Published on 2019in arXiv: Learning
Laura Rieger1
Estimated H-index: 1
(DTU: Technical University of Denmark),
Chandan Singh12
Estimated H-index: 12
(University of California, Berkeley)
+ 1 AuthorsBin Yu49
Estimated H-index: 49
(University of California, Berkeley)
For an explanation of a deep learning model to be effective, it must provide both insight into a model and suggest a corresponding action in order to achieve some objective. Too often, the litany of proposed explainable deep learning methods stop at the first step, providing practitioners with insight into a model, but no way to act on it. In this paper, we propose contextual decomposition explanation penalization (CDEP), a method which enables practitioners to leverage existing explanation meth...
Published on 2019in arXiv: Learning
Ben Mussay , Margarita Osadchy10
Estimated H-index: 10
+ 2 AuthorsDan Feldman15
Estimated H-index: 15
Previous work showed empirically that large neural networks can be significantly reduced in size while preserving their accuracy. Model compression became a central research topic, as it is crucial for deployment of neural networks on devices with limited computational and memory resources. The majority of the compression methods are based on heuristics and offer no worst-case guarantees on the trade-off between the compression rate and the approximation error for an arbitrarily new sample. We p...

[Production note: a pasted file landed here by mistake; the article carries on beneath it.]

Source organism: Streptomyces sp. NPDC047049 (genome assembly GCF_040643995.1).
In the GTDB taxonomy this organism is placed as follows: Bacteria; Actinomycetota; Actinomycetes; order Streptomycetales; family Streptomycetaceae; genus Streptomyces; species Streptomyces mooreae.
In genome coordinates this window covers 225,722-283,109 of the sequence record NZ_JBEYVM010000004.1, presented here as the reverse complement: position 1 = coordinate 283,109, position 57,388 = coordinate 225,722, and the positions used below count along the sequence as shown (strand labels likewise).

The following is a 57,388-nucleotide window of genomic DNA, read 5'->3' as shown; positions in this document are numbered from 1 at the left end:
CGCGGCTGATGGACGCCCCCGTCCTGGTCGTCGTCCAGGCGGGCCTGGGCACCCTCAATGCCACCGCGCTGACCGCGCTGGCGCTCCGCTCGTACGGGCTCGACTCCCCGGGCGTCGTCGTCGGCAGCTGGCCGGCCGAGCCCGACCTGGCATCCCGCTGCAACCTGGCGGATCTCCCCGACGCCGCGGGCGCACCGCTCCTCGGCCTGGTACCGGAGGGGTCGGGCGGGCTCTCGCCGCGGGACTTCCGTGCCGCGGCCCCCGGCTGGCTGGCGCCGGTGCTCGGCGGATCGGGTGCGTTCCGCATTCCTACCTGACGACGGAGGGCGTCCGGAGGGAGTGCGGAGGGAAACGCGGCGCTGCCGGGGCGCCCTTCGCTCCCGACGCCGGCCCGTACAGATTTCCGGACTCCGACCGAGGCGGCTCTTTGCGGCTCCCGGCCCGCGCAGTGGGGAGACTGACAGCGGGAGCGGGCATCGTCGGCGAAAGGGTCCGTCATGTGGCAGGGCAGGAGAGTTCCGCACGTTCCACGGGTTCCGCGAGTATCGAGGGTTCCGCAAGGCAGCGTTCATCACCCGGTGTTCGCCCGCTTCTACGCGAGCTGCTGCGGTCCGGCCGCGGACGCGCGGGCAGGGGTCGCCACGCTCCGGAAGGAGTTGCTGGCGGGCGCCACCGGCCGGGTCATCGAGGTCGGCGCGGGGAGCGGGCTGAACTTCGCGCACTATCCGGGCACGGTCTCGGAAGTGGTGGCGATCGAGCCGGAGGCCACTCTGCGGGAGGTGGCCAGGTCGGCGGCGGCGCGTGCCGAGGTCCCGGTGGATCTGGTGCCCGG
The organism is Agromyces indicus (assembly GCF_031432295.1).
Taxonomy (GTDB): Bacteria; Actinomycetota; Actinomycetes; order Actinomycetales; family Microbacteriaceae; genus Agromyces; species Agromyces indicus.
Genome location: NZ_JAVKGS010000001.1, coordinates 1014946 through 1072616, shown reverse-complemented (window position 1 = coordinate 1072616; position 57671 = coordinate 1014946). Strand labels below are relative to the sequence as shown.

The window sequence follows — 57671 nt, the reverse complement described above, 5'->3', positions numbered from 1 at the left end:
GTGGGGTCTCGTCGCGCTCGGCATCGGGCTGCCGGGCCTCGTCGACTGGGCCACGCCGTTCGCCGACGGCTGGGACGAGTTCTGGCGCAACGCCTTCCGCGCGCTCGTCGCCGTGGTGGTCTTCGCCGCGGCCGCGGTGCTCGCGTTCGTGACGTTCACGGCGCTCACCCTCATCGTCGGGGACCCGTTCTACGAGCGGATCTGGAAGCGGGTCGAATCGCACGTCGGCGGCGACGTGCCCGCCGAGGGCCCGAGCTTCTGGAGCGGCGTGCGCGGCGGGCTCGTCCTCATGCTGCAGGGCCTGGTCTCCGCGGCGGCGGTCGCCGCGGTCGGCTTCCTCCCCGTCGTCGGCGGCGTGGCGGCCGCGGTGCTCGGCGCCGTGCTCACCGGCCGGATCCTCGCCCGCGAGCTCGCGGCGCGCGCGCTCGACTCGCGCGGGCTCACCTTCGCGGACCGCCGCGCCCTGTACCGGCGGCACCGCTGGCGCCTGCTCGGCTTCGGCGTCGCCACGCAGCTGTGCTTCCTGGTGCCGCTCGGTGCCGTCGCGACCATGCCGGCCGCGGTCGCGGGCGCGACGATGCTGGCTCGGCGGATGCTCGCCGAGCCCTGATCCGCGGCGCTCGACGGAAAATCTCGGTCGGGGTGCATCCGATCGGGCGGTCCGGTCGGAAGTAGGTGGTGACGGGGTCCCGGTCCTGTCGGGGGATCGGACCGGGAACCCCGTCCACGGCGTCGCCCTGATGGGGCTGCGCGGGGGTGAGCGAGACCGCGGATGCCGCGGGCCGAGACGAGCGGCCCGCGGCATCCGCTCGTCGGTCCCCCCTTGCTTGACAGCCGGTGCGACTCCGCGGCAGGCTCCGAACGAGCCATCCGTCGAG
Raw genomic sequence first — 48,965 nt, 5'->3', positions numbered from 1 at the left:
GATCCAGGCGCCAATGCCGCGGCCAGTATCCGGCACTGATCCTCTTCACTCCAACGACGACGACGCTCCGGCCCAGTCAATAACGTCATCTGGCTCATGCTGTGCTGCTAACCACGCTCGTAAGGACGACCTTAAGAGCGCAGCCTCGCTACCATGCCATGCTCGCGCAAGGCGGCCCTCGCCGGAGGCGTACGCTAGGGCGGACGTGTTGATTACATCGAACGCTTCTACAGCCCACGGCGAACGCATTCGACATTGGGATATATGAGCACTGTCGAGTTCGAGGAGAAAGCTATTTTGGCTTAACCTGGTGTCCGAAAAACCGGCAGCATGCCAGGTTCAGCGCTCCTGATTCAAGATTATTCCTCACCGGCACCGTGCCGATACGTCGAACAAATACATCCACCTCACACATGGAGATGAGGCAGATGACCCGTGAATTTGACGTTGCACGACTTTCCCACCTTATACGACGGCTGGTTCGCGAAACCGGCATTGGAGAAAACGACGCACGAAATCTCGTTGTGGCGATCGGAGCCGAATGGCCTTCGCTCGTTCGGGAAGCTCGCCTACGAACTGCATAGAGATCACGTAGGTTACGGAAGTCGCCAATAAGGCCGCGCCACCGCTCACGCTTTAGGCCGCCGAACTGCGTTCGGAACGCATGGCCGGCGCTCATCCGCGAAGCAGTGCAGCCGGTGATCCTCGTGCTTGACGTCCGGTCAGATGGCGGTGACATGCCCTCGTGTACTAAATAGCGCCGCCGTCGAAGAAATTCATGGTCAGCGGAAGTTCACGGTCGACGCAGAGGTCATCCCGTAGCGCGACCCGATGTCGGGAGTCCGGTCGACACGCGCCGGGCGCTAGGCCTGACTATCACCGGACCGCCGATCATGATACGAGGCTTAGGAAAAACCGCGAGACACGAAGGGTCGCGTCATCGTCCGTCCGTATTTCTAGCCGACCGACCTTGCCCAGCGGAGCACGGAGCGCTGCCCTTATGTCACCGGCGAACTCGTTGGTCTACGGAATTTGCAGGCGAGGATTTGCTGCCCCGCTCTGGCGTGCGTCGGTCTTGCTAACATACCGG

Published on 2019in arXiv: Learning
Juho Lee4
Estimated H-index: 4
,
Yoonho Lee2
Estimated H-index: 2
,
Yee Whye Teh44
Estimated H-index: 44
(University of Oxford)
We propose a deep amortized clustering (DAC), a neural architecture which learns to cluster datasets efficiently using a few forward passes. DAC implicitly learns what makes a cluster, how to group data points into clusters, and how to count the number of clusters in datasets. DAC is meta-learned using labelled datasets for training, a process distinct from traditional clustering algorithms which usually require hand-specified prior knowledge about cluster shapes/structures. We empirically show,...
Published on 2019in arXiv: Learning
Linxi Fan3
Estimated H-index: 3
,
Yuke Zhu14
Estimated H-index: 14
+ 6 AuthorsFei-Fei Li
We present an overview of SURREAL-System, a reproducible, flexible, and scalable framework for distributed reinforcement learning (RL). The framework consists of a stack of four layers: Provisioner, Orchestrator, Protocol, and Algorithms. The Provisioner abstracts away the machine hardware and node pools across different cloud providers. The Orchestrator provides a unified interface for scheduling and deploying distributed algorithms by high-level description, which is capable of deploying to a ...
Published on 2019in arXiv: Learning
Rohan Chitnis1
Estimated H-index: 1
,
Tomás Lozano-Pérez42
Estimated H-index: 42
(MIT: Massachusetts Institute of Technology)
We address the problem of approximate model minimization for MDPs in which the state is partitioned into endogenous and (much larger) exogenous components. An exogenous state variable is one whose dynamics are independent of the agent's actions. We formalize the mask-learning problem, in which the agent must choose a subset of exogenous state variables to reason about when planning; doing planning in such a reduced state space can often be significantly more efficient than planning in the full m...